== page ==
Aussie, a mask with respirator is a great idea! Hopefully I won't regret not having a full suit (there are no chems in our building but there are next door).

I have a toiletrie
bag with toothbrush & paste, deodarant, etc. And have included feminine hygeine stuff. (Great for personal use AND first aid.)

To your point Doug, I am working with both groups but it's early days so want to get the lay of the land first.

As for the ki pills, I don't know. That's what they plan to give the kids in the schools but it may depend on the type of nuclear accident. Still researching that one.
Mom & Adventurer

You can find me on YouTube here:

#221310 - 04/11/11 11:11 AM Re: Office Kit [Re: bacpacjac]
bacpacjac Offline
Carpal Tunnel

Registered: 05/05/07
Posts: 3599
Loc: Ontario, Canada
Good call on route planning and pre-paid transit passes, Aussie. I've driven the route several times in my car, and know the area pretty well by car, but walking/riding my bike will give me a better perspective. That's the plan for my day off this week.

I'm stopping into the transit offices today too. There are 2 different train systems available and 2 different bus systems too. (1 of the train services is the same as 1 of the bus services, so 3 companies in total.)
Mom & Adventurer

You can find me on YouTube here:

#221425 - 04/12/11 01:04 PM Re: Office Kit [Re: bacpacjac]
Frisket Offline

Registered: 09/03/10
Posts: 640
I suggest a 3m Half mask with p100 Pink filters instead of a basic dust mask which if anyone has actually hard used are near useless for more then 10 minutes.

#221431 - 04/12/11 02:52 PM Re: Office Kit [Re: Frisket]
hikermor Online   content
Geezer in Chief

Registered: 08/26/06
Posts: 6489
Loc: southern Cal
Not sure what you mean by a basic dust mask but the N95 rated masks are good for considerably more than a few minutes in my experience. These generally have an exhale valve in the middle of the mask. The simpler and cheapest dust mask, the so called 'nuisance dust mask" is a little too basic. It really doesn't exclude all that much, even when fresh, although it is better than nothing at all..

None of these are very effective for vapors or gases. If I were working near a chemical plant with the possibility of hazardous emissions, I would want to get a mask and canisters rated for the probable chemicals I might encounter, if that is at all possible. What do you chemists say about this?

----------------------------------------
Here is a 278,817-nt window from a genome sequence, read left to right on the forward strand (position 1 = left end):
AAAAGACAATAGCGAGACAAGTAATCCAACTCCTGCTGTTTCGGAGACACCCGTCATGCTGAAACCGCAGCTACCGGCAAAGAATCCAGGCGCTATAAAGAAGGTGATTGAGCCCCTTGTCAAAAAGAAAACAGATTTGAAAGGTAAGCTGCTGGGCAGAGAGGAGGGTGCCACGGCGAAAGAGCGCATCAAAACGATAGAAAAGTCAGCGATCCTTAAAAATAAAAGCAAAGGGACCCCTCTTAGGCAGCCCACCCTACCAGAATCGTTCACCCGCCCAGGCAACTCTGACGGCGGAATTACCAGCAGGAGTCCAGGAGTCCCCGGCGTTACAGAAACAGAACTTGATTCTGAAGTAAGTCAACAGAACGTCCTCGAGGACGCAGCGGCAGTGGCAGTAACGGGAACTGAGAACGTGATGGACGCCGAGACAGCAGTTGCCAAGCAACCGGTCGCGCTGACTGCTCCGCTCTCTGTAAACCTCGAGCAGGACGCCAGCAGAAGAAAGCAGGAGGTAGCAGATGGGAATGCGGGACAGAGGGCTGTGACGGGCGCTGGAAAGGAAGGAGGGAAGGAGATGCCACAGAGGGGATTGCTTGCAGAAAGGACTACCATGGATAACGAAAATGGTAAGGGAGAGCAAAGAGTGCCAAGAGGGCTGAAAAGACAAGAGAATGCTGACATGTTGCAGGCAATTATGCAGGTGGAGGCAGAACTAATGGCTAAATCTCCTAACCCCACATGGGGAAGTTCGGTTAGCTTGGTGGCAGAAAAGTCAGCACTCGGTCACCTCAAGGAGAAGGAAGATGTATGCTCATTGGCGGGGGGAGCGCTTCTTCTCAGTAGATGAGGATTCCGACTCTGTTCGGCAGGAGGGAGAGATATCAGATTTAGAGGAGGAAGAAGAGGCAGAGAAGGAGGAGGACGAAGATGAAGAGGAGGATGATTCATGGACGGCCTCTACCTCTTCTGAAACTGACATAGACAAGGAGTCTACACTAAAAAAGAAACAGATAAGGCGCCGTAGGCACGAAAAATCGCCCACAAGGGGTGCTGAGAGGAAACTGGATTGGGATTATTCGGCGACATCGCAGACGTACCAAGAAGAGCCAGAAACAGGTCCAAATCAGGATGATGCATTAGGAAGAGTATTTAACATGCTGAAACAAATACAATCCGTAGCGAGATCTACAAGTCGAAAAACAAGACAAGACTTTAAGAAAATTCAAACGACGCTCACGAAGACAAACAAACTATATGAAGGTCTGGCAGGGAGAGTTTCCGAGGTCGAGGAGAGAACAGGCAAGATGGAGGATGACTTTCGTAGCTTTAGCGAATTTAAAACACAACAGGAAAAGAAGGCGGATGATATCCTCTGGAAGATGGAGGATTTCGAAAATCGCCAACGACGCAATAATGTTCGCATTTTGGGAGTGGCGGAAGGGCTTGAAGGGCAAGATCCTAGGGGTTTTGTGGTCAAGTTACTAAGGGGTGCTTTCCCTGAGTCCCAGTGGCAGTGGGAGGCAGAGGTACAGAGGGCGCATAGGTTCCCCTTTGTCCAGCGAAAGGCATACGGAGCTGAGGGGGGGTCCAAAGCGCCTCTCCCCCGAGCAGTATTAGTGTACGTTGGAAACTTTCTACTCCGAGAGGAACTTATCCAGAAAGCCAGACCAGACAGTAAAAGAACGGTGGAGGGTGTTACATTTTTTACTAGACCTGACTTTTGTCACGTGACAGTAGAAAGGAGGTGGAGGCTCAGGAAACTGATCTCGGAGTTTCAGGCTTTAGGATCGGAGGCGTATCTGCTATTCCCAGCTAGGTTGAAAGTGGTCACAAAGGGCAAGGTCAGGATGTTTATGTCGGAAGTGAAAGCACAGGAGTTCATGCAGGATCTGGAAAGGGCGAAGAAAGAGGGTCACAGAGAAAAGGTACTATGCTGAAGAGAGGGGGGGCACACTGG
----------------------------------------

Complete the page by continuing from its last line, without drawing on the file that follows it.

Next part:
Geezer in Chief

#221434 - 04/12/11 03:05 PM Re: Office Kit [Re: bacpacjac]
rebwa Offline

Registered: 01/25/09
Posts: 295
While it's probably already been mentioned, leather gloves would be high on my list but I am in earthquake country.

#221441 - 04/12/11 04:59 PM Re: Office Kit [Re: bacpacjac]
Frisket Offline

Registered: 09/03/10
Posts: 640
Its not the n95 part its the general nature of the disposable dust mask. They are Paper And often made in one size. They do not seal off perfectly if at all. I have used "High end" N95 masks and have found much of the stuff I ddint want to breath on my face under the mask...Not fun...Nothing works better for the price then a 20$ silicone half mask. Its reusable with 12$ For 4 Pink P100 (Better then N95) Filters (You use two at once btw).

#221444 - 04/12/11 05:44 PM Re: Office Kit [Re: bacpacjac]
JerryFountain Offline

Registered: 12/06/07
Posts: 418
Loc: St. Petersburg, Florida

I keep an old breifcase in my office (and one in my car) which is my number one "emergency" bag. It contains the clothing and necessaries for an overnight stay (or -- more likely -- to clean up after I have managed to get myself dirty smile ). No one even notices the case (or the fact that I have two) and if they do they know I am a bit sloppy and often need a change of shirt. Hiding things in plain sight is often the best idea.

It also contains a few of those important items you have discussed, a duplicate of my EDC. I could come out of a shower and have myself back in full kit without any of my previous pocket stuffings. It has been used many times, lots more than the pack setting next to it in the car which is my 72 hour bag.

I wear jeans all the time with walking shoes or hiking boots, so I don't need a "different" set of clothing.